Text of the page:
Issue three is due out in July, so you have plenty of time to find the first two issues. A preview of the third issue can be found on the Comic Brief, so check it out.
The book is a lot of fun and well crafted, if not terribly groundbreaking and format busting. Sometimes, you should just read a comic for the fun of it. BONEYARD is one such comic.
…feels off somehow. I guess in the grand scheme of the series it'll feel better. But the issue is mostly Walker chasing down the villain, a quick twist, a couple of quick endings, and the issue is over. The pacing suffers.
Michael Avon Oeming does pull off the grand finale chase scene well, with Walker chasing down the villain for nearly 14 silent pages. It's a suspenseful bit of storytelling, but it throws off the pacing of an otherwise dialogue-heavy storyline. I get the feeling that it will read much better in a trade paperback, when you can read it front to back in one sitting.
A couple of Brian Bendis' story points seem lost on me, too. What's the deal with the "spacial displacement" bit that happens in the middle? (I may be lost on that due to the art, in all fairness.) And is there something else being hinted at in the final scene of the story that goes back to the scene before it? (It's tough doing this column without spoilers sometimes…)
The cover is the homage to the Beatles' White Album, which is why I'm not going to scan it in to show it off here. The cover is all white. Haven't seen anything done like that in a while. Remember those black on black covers that were big about 8 or 10 years ago? There was a DEATHBLOW one that I can remember best, but one or two others came out at about the same time.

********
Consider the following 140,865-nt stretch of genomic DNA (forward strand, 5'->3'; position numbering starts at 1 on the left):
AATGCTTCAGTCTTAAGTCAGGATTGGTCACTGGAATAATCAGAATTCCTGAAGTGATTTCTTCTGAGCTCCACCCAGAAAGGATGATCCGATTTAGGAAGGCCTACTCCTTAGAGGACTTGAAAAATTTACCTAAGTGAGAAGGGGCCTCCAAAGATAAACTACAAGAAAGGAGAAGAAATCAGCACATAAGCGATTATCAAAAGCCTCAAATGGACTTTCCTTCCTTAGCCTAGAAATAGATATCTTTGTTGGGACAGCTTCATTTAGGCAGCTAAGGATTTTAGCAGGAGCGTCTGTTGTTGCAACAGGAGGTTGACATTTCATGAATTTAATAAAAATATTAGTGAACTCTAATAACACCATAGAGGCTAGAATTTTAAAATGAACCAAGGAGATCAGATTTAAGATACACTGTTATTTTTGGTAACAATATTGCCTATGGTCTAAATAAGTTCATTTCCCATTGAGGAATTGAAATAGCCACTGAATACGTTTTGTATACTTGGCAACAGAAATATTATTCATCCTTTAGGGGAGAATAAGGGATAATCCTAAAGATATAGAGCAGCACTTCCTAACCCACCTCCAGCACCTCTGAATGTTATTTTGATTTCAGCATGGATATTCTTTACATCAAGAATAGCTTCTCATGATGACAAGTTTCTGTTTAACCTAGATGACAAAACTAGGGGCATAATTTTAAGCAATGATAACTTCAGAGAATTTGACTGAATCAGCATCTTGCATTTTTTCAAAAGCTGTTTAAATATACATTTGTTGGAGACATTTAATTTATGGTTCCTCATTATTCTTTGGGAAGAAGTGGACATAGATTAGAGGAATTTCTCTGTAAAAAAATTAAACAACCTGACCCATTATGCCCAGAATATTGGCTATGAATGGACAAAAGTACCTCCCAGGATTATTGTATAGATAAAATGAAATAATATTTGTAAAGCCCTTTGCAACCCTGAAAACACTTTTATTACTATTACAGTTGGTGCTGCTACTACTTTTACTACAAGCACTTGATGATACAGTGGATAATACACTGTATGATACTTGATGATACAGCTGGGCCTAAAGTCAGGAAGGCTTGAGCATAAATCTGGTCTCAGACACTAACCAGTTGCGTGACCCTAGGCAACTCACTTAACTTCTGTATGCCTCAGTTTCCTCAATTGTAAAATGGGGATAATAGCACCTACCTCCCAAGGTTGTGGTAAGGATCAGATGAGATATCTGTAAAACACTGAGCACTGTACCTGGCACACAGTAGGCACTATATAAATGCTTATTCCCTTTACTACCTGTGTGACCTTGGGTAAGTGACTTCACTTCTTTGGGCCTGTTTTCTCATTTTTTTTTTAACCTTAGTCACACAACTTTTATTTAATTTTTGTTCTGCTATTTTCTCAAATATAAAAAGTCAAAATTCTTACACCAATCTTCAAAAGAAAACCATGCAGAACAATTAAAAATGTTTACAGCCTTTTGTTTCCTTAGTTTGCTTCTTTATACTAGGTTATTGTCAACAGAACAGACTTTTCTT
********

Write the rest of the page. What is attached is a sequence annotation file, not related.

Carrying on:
Bendis also devotes five pages in the back to letters, news, and his own recommendations and reviews. He's merciless on the letter writers and shows off his sarcastic side with his answers to the often nonsensical and insipid letters that are sent his way. Since like begets like, I imagine you'll be seeing more such hilarity and mayhem in future issues.
R.I.P. MAURICE NOBLE
The man worked all his life and was a genius at what he did. He designed the backgrounds you may remember on such cartoons as "Duck Dodgers and the 24 1/2 Century," "What's Opera, Doc?", and all those great Road Runner cartoons. He was 91 when he left us, but his legacy will live on forever, even if in ludicrously edited form on not-so-major television networks and in syndication. Yes, he also did plenty of work for Disney in their golden age, including "Dumbo" and "Snow White." For me, though, he'll always be the guy who made the design of much of the Chuck Jones/Mike Maltese filmography so spiffy-looking.
For more information on the man, check out his web site at www.nobletales.com.
CORRECTIONS AND UPDATES
DESPERADOES: In my review of the latest DESPERADOES mini-series, "Quiet of the Grave," I referred to it as a six-issue mini-series. It's only five issues. Please don't think you got cheated out of an extra issue when the series concludes after the fifth issue. Jeff Mariotte has also assured me that all five issues will make it to the stands. A trade is not assured, though, so buy the monthly issues. It's good stuff, anyway, so it's not like you're throwing your money down the drain or anything. It's John Severin, for goodness' sakes!
DAMAGE CONTROL: I reviewed the original mini-series here a couple of weeks ago. Katy Phelan e-mailed to fill in a knowledge gap I had: